Figure 11 shows the variation of vertical swelling strain of square footing _{sw} as a function of the swelling soil layer thickness presented by _{0}. A variable _{0}. In addition, it was observed that there was a small increase in _{sw} for

The influence of the square footing embedment on the total heave _{sw} was studied, the _{0}=100 kPa.

Figure 12 shows the variation of heave _{sw} according to ^{[17]} and Nelson and Miller,^{[1]} with a percentage difference less than 2%. Also, the results observed showed that the heaving of the footing _{sw} decreased with an increase in the embedment ratio

Heave prediction analytical and numerical of rectangular and circular footing with _{0}= 100 kPa.

_{sw} | _{sw} | |||||
---|---|---|---|---|---|---|

0 | 125.2 | 125.7 | 121.3 | 125.1 | 135.4 | 130.6 |

0.5 | 116.1 | 108.6 | 104.8 | 114.3 | 116.8 | 112.7 |

1.0 | 100.4 | 93.6 | 90.2 | 99.3 | 100.7 | 97.1 |

1.5 | 88.5 | 80.4 | 77.5 | 87.4 | 86.6 | 83.5 |

A number of numerical computations have been carried out to test the influence of soil stiffness, represented by the elastic modulus of the soil _{soil} on the final heave of the square footing _{sw} for different applied loads σ_{0}. The elastic modulus values were selected from 5 to 20 MPa in increments of 5 MPa (_{soil}=5;10;15;20) in order to draw the curve showing the heave variation _{sw} as a function of the elastic modulus _{soil}. The numerical results presented in Figure 13 indicated that the increase in the elastic modulus _{soil} induced a significant non-linear decrease in footing heave _{sw}. Moreover, _{sw} decreased by 50% for each _{soil} increased by 100%, from 5 MPa to 10 MPa and from 10 MPa to 20 MPa. Hence, it is important to say in this study that _{sw} became half when the initial value _{soil} doubled.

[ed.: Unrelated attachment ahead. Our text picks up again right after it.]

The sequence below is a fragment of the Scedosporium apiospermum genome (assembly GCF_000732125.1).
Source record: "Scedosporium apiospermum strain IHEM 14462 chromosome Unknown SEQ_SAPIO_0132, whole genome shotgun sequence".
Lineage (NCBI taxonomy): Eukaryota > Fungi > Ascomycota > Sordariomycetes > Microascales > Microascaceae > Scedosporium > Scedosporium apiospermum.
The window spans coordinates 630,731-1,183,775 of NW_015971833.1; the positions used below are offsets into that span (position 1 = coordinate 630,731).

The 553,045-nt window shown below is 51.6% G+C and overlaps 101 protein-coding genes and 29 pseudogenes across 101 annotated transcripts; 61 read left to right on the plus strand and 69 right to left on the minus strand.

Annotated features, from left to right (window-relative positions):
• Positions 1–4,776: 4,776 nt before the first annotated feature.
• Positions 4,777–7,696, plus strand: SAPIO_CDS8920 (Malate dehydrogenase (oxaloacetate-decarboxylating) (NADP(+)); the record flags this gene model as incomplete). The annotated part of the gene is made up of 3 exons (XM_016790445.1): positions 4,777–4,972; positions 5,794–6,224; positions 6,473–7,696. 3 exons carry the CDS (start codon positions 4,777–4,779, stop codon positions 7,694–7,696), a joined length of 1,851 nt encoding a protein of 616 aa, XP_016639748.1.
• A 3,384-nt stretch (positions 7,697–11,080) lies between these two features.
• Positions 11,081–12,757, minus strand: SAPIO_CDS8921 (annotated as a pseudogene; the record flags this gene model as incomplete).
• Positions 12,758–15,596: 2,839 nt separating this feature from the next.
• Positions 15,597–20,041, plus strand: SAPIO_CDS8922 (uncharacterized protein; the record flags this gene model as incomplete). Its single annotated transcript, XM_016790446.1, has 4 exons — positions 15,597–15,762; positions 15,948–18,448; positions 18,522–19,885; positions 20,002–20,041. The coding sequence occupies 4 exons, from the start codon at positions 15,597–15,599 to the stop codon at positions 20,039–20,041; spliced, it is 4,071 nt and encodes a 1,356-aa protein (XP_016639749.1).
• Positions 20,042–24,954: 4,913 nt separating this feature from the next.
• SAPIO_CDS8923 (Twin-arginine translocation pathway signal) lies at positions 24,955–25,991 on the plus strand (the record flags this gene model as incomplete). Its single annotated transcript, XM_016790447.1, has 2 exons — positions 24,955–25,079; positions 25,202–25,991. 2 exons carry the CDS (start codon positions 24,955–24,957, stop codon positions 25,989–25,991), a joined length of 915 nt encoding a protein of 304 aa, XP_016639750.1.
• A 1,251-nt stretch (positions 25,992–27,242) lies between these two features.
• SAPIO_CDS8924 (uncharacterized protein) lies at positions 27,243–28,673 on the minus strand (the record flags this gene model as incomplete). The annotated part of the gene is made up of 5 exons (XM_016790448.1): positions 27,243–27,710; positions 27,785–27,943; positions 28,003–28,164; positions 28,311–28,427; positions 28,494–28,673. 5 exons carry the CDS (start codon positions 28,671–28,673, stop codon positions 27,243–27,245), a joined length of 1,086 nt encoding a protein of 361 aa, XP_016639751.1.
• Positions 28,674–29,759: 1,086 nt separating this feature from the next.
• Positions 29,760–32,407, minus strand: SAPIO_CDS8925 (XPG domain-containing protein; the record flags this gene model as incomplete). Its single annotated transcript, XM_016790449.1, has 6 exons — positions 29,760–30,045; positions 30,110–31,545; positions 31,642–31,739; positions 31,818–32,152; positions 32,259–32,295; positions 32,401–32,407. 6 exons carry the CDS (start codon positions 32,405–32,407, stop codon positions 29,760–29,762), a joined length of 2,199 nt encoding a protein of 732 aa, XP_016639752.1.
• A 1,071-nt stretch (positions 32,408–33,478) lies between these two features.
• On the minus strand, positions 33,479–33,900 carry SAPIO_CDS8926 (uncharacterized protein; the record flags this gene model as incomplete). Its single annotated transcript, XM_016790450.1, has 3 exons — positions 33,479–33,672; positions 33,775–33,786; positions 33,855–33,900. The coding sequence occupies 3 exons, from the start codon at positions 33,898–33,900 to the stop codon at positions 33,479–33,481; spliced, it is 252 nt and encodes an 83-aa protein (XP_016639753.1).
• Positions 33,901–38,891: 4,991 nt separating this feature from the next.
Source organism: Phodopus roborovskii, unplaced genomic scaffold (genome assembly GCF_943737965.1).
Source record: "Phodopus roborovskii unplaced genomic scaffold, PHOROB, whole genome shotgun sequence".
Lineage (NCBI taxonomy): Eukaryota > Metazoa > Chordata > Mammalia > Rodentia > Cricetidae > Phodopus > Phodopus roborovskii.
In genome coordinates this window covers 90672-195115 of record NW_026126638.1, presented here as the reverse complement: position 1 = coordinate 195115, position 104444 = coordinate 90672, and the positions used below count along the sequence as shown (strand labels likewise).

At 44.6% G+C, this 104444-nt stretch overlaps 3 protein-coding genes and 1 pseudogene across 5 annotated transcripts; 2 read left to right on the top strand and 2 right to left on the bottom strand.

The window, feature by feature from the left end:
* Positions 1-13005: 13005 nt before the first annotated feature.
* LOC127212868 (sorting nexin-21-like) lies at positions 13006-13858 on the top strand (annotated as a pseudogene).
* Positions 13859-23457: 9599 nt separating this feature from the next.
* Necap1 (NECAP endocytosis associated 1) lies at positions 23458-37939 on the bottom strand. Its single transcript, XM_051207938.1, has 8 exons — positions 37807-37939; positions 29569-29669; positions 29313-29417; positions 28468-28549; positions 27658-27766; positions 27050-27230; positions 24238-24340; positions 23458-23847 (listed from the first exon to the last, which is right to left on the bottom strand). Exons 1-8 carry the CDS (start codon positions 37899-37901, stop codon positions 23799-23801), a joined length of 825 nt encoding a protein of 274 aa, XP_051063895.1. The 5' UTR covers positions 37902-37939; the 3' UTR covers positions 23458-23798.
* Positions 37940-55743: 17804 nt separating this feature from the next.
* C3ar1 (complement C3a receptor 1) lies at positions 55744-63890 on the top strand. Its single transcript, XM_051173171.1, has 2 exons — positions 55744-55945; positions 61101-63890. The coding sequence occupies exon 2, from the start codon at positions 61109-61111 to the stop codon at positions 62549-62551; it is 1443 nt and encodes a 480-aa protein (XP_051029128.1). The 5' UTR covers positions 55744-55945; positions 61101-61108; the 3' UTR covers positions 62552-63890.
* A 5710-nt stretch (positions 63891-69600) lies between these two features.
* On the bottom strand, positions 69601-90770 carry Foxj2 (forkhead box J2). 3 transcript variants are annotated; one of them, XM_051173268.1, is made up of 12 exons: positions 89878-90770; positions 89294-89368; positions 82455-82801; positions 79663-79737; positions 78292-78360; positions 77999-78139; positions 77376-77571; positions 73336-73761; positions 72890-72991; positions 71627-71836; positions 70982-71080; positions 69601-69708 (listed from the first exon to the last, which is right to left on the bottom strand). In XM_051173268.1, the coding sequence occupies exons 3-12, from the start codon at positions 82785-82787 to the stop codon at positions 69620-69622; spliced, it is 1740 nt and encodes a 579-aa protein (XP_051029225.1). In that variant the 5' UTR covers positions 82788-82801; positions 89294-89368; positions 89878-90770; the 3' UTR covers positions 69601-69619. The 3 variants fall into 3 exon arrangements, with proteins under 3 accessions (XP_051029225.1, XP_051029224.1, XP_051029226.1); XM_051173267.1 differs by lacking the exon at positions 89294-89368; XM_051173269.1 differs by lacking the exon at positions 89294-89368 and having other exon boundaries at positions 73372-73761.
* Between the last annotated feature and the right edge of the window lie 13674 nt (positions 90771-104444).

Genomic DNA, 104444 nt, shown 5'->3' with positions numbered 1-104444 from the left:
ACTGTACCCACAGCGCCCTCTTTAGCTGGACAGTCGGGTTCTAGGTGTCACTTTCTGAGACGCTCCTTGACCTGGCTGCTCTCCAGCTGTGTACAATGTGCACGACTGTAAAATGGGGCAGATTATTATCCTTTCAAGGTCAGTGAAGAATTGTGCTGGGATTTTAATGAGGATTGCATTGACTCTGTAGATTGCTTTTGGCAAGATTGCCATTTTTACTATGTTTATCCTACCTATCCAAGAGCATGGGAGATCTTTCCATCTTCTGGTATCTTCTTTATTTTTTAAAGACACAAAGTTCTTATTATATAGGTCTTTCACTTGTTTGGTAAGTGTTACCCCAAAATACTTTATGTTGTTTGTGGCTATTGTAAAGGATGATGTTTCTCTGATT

Figure 14 shows contours heaving of square footing in soil mass with _{soil} variation and σ_{0}=300 kPa. A small 3D section in output results (_{soil}, for larger elastic modulus values, the maximum heave of the footing became smaller.

In this paper, a series of numerical analysis by finite-difference code FLAC were performed for isolated shallow foundations, subjected to a distributed vertical loading founded on a saturated swelling clayey soil mass following the Mohr–Coulomb (MC) failure criterion. We confirmed that the numerical computation results of the footing heave were compatible with the analytical predictions based on oedometer tests proposed in the literature. Based on the results of this numerical and analytical study, important conclusions drawn from this work include:

The proposed numerical model based on the simulation of the swelling pressure is able to predict the heave of the soil mass loaded by a shallow foundation.

Numerical analyses show that the swelling strain _{sw} of the footing to a non-linear form increases with the increase of the swelling layer thickness

In case of an equality between the applied load σ_{0} and the swelling pressure σ_{sw}, this doesn’t mean a lack of heaving of the footing _{sw}. It only characterizes the nullity of the swelling strain at depth _{i} of the soil mass.